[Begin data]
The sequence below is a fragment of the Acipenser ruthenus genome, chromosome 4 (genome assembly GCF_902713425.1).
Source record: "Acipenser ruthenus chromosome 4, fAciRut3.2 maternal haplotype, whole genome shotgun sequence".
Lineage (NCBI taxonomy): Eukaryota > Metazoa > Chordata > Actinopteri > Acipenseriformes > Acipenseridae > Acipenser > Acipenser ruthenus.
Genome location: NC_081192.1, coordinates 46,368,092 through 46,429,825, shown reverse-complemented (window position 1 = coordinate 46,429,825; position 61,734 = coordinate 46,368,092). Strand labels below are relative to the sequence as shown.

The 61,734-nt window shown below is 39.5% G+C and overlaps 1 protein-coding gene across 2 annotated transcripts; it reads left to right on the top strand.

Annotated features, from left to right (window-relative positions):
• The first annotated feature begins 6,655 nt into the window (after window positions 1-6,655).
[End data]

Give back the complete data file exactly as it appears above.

The sequence below is a fragment of the Acipenser ruthenus genome, chromosome 4 (genome assembly GCF_902713425.1).
Source record: "Acipenser ruthenus chromosome 4, fAciRut3.2 maternal haplotype, whole genome shotgun sequence".
Lineage (NCBI taxonomy): Eukaryota > Metazoa > Chordata > Actinopteri > Acipenseriformes > Acipenseridae > Acipenser > Acipenser ruthenus.
Genome location: NC_081192.1, coordinates 46,368,092 through 46,429,825, shown reverse-complemented (window position 1 = coordinate 46,429,825; position 61,734 = coordinate 46,368,092). Strand labels below are relative to the sequence as shown.

The 61,734-nt window shown below is 39.5% G+C and overlaps 1 protein-coding gene across 2 annotated transcripts; it reads left to right on the top strand.

Annotated features, from left to right (window-relative positions):
• The first annotated feature begins 6,655 nt into the window (after window positions 1-6,655).